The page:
One important access issue is step therapy. Step therapy is a practice health insurance plans use to manage the cost of medications. A clear and transparent process is needed to seek exceptions and approvals for medications subject to step therapy, and a reasonable and clear timeframe for overriding decisions should be established.
Access to affordable and high-quality healthcare and insurance coverage
Access to high-quality, affordable healthcare and insurance coverage is essential to achieve the most successful health outcome for patients. This includes adequate coverage for patients who rely on government programs including Medicare and Medicaid.
Rising costs for healthcare services and health insurance premiums represent a growing burden for families. Out-of-pocket costs, including insurance premiums, copays and deductibles, have increased to the point that costs have largely become unaffordable for many. This can result in patients cutting back on prescription medications and postponing follow-up care. For people with chronic conditions such as asthma, staying on a medication schedule is essential. Ultimately, when patients forgo necessary medical care it creates a community that is in poor health, leading to increases in healthcare spending.
To meet the growing needs of the patient population, the value of the medical workforce (e.g., doctors, nurses and other caregivers) to the healthcare system must also be considered. An educated and skilled workforce and the growing shortage of health workers must be addressed, especially in rural and medically underserved areas.
Funding for allergy and asthma health and research programs
Federal health and research programs are essential to improve the healthcare quality and safety for all Americans, particularly those who live with chronic conditions.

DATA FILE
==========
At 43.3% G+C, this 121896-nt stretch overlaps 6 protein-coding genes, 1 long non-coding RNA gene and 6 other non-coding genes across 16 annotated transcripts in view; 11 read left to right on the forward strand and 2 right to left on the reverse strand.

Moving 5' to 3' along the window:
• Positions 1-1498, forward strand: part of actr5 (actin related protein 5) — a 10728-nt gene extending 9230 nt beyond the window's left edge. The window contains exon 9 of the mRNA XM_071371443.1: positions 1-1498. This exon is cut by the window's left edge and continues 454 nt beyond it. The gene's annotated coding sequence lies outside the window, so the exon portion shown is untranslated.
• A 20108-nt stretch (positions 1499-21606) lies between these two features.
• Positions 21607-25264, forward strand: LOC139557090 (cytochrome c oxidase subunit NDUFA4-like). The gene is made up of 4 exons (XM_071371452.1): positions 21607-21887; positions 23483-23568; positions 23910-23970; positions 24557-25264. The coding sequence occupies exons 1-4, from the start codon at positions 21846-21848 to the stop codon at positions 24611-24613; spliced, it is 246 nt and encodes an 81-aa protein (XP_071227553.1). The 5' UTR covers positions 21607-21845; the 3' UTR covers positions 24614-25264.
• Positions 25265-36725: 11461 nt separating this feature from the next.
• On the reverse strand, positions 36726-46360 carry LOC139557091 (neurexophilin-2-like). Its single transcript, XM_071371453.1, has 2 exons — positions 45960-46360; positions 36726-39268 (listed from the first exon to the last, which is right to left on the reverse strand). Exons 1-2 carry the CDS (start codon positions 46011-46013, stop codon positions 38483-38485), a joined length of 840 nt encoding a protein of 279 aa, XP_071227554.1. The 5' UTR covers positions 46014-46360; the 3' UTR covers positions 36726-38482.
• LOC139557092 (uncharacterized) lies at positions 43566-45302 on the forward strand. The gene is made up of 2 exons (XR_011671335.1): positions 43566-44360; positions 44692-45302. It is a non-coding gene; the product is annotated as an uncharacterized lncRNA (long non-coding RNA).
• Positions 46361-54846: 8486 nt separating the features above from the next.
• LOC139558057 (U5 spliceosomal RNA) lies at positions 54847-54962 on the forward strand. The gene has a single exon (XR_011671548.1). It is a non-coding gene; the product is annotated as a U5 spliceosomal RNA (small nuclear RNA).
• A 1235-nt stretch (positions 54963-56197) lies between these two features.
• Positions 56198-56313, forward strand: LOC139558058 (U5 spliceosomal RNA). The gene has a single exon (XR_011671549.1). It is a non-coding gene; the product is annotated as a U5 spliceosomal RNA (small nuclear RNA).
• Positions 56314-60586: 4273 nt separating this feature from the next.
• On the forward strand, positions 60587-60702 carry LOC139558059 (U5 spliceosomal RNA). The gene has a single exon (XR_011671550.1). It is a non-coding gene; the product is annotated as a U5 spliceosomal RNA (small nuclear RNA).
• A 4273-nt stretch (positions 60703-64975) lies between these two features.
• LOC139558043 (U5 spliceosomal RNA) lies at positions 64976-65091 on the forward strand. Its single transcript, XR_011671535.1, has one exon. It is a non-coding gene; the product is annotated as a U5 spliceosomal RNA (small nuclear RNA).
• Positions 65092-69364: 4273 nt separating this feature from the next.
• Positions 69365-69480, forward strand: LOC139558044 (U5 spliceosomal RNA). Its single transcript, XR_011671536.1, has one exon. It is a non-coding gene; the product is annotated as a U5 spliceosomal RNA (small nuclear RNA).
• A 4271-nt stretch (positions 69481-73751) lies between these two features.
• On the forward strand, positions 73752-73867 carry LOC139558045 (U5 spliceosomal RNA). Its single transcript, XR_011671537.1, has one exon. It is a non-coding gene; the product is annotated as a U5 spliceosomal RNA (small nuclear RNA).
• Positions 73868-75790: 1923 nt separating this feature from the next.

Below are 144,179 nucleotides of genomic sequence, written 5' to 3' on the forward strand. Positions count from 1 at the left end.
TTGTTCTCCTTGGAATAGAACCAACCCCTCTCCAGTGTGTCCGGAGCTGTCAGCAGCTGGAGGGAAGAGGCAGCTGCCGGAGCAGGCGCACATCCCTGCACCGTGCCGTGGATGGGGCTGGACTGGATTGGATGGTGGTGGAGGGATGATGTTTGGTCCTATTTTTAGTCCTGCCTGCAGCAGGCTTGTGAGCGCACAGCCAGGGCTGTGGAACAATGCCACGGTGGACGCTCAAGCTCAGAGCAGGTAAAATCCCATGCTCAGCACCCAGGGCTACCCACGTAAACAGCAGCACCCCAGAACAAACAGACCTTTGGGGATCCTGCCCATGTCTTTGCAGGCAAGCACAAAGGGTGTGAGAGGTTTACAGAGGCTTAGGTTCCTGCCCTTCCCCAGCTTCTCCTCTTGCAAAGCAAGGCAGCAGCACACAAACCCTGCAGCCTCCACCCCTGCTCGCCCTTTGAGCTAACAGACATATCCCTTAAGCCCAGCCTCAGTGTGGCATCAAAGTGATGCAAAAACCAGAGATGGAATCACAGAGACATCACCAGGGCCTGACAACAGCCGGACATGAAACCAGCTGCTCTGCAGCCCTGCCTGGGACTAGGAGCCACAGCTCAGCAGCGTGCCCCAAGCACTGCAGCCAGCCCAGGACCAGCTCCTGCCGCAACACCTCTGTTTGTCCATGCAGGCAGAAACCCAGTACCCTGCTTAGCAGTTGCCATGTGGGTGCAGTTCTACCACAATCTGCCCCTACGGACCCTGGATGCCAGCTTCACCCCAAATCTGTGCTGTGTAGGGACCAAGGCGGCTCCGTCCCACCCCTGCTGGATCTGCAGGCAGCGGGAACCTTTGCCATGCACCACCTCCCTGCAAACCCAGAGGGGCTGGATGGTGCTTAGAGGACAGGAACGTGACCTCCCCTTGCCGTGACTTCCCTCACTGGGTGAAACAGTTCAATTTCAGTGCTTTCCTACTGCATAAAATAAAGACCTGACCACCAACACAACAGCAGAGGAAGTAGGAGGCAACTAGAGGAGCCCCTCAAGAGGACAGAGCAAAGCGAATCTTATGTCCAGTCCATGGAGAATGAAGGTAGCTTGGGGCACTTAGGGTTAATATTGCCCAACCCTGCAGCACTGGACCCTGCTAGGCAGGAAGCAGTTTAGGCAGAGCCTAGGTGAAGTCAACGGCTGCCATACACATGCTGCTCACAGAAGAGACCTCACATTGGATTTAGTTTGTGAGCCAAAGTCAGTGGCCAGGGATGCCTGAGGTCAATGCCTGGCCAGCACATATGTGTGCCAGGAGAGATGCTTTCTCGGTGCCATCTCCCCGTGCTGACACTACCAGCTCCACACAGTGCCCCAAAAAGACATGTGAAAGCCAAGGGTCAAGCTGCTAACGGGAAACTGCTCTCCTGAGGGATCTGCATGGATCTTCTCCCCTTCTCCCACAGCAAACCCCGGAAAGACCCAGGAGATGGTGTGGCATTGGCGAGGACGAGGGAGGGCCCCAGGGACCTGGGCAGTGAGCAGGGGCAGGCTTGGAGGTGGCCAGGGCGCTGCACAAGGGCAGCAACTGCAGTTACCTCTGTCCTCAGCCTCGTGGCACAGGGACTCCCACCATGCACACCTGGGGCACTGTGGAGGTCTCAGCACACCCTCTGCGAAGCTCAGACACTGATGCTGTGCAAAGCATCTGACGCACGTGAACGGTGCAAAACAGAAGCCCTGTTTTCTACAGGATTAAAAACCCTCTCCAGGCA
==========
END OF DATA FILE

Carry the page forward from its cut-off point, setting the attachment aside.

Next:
Programs that support disease awareness, management and safety under the U.S. Departments of Health and Human Services, Housing and Urban Development, Defense and the Environmental Protection Agency are essential in the development of best practices in care, monitoring healthcare quality, providing information to the healthcare workforce and convening stakeholders.
Research contributes to understanding of health conditions and funding support programs that lead to treatments and tools that improve disease management and outcomes, thereby improving the quality of life for patients. The research community includes academic health centers, National Institutes of Health and other government funders, not-for-profit foundations, pharmaceutical companies and managed care organizations. Discoveries and insights produced by research help enhance understanding of medications and health disparities and directly impacts patients’ lives.
Access to innovative therapies and technologies to advance medical treatment
The discovery, development and commercialization of innovative therapies and technologies (e.g., biologic medications, immunotherapy, telehealth, remote patient monitoring) are important to address unmet medical needs and improve patients’ lives.
Many patients who suffer from chronic respiratory conditions like severe asthma and COPD would benefit from greater and more convenient access to a physician.